Automatic Counting of Canola Flowers from In-Field Time-Lapse Images
Garcia Gonzalez, Javier 1990-
The combination of plant phenotyping and computer techniques has gained popularity amongst breeders and computer scientists. The recent evolution of the latter has allowed High-Throughput Phenotyping (HTP) to play a significant role in filling the genotype-to-phenotype gap. While most of the related work in HTP is performed in controlled environments, such as greenhouses, that allow automatic devices to capture the data reliably, research in in-field phenotyping is not as robust due to environmental confounds (i.e., fog or sun-reflections). The usage of high temporal density data has not been exploited to the same degree as high spatial resolution information. However, many phenotypes (e.g., canola flowering) have a temporal component. In this document, we present an image-processing-based method that attempts to detect and count flowers of canola during the early flowering stage on in-field time-lapse images. This approach can be used to analyze the evolution of the flower density of canola plants over short periods of time during the first days of flowering thanks to the availability of high temporal resolution images. We used images extracted during Summer 2016 to generate ground truth, tune the flower detection method and count the flowers during the first days of the flowering period. We provide an overview and a discussion about additional steps that might be needed to overcome the impact of sunlight reflection on canola leaves in the detection of flowers.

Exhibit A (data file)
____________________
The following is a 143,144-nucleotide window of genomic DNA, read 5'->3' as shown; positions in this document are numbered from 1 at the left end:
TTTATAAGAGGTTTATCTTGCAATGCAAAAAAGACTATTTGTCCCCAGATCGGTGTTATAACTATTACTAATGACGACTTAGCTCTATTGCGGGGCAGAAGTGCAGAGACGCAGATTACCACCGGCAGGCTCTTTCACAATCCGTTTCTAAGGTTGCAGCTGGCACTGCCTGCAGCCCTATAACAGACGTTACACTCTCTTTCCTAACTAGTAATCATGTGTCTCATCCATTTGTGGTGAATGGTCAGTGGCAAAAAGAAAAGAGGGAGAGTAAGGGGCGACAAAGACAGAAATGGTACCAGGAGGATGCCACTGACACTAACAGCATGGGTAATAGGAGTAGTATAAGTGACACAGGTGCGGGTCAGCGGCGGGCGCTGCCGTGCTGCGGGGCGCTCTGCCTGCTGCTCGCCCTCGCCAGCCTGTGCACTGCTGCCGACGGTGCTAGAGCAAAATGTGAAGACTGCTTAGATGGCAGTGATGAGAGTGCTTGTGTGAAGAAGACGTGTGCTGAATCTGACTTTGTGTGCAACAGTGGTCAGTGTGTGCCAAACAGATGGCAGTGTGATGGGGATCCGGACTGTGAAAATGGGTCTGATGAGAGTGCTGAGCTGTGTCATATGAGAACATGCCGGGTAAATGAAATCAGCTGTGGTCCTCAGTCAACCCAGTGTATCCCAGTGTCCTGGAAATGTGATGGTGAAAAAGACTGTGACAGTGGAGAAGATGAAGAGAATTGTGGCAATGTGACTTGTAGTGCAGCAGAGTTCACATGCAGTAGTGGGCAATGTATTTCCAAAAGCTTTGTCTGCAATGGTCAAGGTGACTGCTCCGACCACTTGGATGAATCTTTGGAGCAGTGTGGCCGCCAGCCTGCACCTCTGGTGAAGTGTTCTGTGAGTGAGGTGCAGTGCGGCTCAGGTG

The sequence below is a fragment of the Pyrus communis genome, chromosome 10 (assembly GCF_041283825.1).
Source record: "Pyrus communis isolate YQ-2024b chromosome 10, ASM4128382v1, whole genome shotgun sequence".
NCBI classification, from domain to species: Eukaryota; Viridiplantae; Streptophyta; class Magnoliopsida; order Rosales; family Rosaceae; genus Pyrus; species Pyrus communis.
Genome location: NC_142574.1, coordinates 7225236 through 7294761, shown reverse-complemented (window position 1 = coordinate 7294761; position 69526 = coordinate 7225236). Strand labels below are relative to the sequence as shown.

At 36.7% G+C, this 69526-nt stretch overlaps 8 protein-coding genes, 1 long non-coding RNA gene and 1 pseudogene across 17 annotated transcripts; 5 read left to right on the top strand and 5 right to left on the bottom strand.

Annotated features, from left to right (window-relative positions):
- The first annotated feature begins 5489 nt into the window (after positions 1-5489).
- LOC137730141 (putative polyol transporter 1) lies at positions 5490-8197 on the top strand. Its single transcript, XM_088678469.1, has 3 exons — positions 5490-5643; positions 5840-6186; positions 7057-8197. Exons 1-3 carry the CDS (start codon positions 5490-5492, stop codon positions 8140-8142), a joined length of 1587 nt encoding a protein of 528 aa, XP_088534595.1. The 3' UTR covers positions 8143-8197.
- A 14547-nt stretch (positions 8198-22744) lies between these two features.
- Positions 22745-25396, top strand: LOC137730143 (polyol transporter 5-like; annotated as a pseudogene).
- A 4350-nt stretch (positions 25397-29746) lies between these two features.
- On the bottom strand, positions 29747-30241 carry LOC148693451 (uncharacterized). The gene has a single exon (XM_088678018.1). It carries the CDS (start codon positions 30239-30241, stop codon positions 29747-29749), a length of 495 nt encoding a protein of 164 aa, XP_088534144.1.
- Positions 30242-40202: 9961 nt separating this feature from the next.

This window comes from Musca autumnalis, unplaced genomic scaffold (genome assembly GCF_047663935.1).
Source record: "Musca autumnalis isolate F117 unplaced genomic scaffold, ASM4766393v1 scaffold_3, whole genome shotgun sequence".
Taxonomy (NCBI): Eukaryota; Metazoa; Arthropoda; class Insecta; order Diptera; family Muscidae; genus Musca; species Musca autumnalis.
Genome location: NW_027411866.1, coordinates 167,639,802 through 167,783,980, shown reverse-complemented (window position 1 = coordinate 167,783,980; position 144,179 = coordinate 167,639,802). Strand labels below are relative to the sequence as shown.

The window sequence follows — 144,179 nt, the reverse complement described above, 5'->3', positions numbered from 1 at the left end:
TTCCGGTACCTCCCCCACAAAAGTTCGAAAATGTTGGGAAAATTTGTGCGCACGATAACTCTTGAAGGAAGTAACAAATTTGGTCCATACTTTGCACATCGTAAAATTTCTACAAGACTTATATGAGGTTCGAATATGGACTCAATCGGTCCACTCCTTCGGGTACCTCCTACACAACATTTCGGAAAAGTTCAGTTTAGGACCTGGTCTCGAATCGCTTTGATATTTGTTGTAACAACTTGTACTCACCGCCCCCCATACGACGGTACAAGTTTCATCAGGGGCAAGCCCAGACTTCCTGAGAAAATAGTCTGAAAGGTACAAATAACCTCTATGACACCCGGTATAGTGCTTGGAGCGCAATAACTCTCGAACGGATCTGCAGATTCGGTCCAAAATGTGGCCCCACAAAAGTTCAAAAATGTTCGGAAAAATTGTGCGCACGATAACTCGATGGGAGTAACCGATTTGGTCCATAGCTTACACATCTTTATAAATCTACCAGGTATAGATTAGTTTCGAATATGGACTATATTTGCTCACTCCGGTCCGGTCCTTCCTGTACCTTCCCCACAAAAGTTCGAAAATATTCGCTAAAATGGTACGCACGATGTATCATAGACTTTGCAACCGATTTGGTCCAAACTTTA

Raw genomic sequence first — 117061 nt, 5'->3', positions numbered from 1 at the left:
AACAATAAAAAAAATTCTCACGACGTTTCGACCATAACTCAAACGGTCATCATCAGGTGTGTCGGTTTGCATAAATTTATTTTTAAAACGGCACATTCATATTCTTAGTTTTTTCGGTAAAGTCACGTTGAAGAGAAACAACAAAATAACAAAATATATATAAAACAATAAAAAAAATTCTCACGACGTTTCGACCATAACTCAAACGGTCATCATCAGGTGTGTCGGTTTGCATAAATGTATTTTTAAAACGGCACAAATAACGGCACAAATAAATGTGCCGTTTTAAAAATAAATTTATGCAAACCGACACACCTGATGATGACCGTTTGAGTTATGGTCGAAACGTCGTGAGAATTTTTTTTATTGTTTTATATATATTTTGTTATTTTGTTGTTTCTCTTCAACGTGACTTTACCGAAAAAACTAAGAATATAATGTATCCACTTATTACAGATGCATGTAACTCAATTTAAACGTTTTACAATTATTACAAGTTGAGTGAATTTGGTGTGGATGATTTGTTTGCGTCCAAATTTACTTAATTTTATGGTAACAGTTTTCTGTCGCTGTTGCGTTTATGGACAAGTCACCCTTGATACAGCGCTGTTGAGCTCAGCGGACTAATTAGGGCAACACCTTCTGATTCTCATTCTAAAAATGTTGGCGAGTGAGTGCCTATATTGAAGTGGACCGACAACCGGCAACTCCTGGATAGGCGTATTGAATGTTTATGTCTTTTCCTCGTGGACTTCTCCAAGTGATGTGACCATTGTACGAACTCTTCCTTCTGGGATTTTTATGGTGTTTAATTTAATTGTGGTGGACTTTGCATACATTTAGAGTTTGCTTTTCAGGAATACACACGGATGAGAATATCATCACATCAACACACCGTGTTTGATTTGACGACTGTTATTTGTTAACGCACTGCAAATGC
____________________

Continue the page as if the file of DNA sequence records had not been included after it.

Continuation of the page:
DegreeMaster of Science (M.Sc.)
CommitteeStanley, Kevin; Eramian, Mark; Dihn, Anh
Copyright DateMay 2018
canola flower detection